Poole et al., JAMA, 2013

Effect of progenitor cell mobilization with granulocyte-macrophage colony-stimulating factor in patients with peripheral artery disease: a randomized clinical trial.

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Ban et al., Circulation, 2013

Although methods for generating cardiomyocytes from pluripotent stem cells have been reported, current methods produce heterogeneous mixtures of cardiomyocytes and noncardiomyocyte cells. Here, we report an entirely novel system in which pluripotent stem cell-derived cardiomyocytes are purified by cardiomyocyte-specific molecular beacons (MBs). MBs are nanoscale probes that emit a fluorescence signal when hybridized to target mRNAs.

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Wang et al., Nat Cell Biol, 2013

Mammalian somatic cells can be directly reprogrammed into induced pluripotent stem cells (iPSCs) by introducing defined sets of transcription factors. Somatic cell reprogramming involves epigenomic reconfiguration, conferring iPSCs with characteristics similar to embryonic stem cells (ESCs). Human ESCs (hESCs) contain 5-hydroxymethylcytosine (5hmC), which is generated through the oxidation of 5-methylcytosine by the TET enzyme family. Here we show that 5hmC levels increase significantly during reprogramming to human iPSCs mainly owing to TET1 activation, and this hydroxymethylation change is critical for optimal epigenetic reprogramming, but does not compromise primed pluripotency.

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Sohn et al., Biomaterials, 2013

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Since the successful generation of induced pluripotent stem cells (iPSC) from adult somatic cells using integrating-viral methods, various methods have been tried for iPSC generation using non-viral and non-integrating technique for clinical applications. Recently, various non-viral approaches such as protein, mRNA, microRNA, and small molecule transduction were developed to avoid genomic integration and generate stem cell-like cells from mouse and human fibroblasts. Despite these successes, there has been no successful generation of iPSC from bone marrow (BM)-derived hematopoietic cells derived using

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Jeong et al., Circ Res, 2011

Bone marrow (BM)-derived mesenchymal stem cells (MSCs) hold great promise for cardiovascular cell therapy owing to their multipotency and culture expandability. The aim of the study was to investigate whether MSCs can treat experimental acute myocardial infarction (MI) and diabetic neuropathy. We isolated mononuclear cells from mouse BM and cultured MSCs in a conventional manner. Flow cytometry analyses of these cultured cells at passage 4 showed expression of typical MSC markers such as CD44 and CD29, but not hematopoietic markers such as c-kit, flk1, and CD34. To determine the therapeutic effects of MSCs,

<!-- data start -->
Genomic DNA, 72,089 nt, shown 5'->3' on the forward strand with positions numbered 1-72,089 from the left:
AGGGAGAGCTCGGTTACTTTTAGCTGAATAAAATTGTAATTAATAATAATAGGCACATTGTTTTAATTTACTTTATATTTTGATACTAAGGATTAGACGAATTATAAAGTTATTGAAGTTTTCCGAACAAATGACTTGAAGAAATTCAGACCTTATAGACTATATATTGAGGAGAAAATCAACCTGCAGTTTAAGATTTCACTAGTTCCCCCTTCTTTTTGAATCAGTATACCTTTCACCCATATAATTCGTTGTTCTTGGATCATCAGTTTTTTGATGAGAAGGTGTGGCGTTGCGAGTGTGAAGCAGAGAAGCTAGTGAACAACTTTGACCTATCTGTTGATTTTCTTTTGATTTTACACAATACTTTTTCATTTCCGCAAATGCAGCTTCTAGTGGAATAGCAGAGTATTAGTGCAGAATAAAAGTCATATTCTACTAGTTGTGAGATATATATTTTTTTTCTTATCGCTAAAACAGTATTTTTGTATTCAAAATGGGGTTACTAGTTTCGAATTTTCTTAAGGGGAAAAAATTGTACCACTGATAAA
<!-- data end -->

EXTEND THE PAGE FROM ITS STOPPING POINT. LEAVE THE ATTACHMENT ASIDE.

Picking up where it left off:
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Lee et al., Circulation, 2010

Emerging evidence has suggested a contribution of bone marrow (BM) cells to lymphatic vessel formation; however, the exact phenotype of the cells with lymphatic endothelial progenitor cell function has yet to be identified. Here, we investigate the identity of BM-derived lymphatic endothelial progenitor cells and their role in lymphatic neovascularization. Culture of BM-mononuclear cells in the presence of vascular endothelial growth factors A and C and endothelial growth factor resulted in expression of lymphatic endothelial cell markers. Among these cells, podoplanin(+) cells were isolated by magnetic-activated cell sorting

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Kim et al., J Am Coll Cardiol, 2010

This study aimed to determine if CD31 is a novel marker of a circulating angio-vasculogenic cell population and to establish the cells’ therapeutic effects on experimental ischemia. Emerging evidence suggested that therapeutic mechanisms underlying various bone marrow-derived cells are due to paracrine effects. Furthermore, the vasculogenic potential of these cells is under debate. CD31 is a well-known marker for endothelial cells but is also expressed in a fraction of peripheral blood (PB) mononuclear cells. CD31(+) cells were isolated from human PB by magnetic-activated cell sorting. The gene expression

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Kim et al., Circ Res, 2010

Bone marrow (BM) cells play an important role in physiological and therapeutic neovascularization. However, it remains unclear whether any specific uncultured BM cell populations have higher angiogenic and vasculogenic activities. Moreover, there has been controversy regarding the vasculogenic ability of BM cells. Preliminary flow cytometric analysis showed that CD31, traditionally a marker for endothelial cells, is expressed in certain nonendothelial BM mononuclear cells in both human and mouse. Based on the conserved CD31 expression in the axis of hematopoietic stem/progenitor cells (HSC/HPCs) to endothelial

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Jeong et al., Circulation, 2009

Endothelial progenitor cells (EPCs) are known to promote neovascularization in ischemic diseases. Recent evidence suggested that diabetic neuropathy is causally related to impaired angiogenesis and deficient growth factors. Accordingly, we investigated whether diabetic neuropathy could be reversed by local transplantation of EPCs. We found that motor and sensory nerve conduction velocities, blood flow, and capillary density were reduced in sciatic nerves of streptozotocin-induced diabetic mice but recovered to normal levels after hind-limb injection of bone marrow-derived EPCs. Injected EPCs were preferentially

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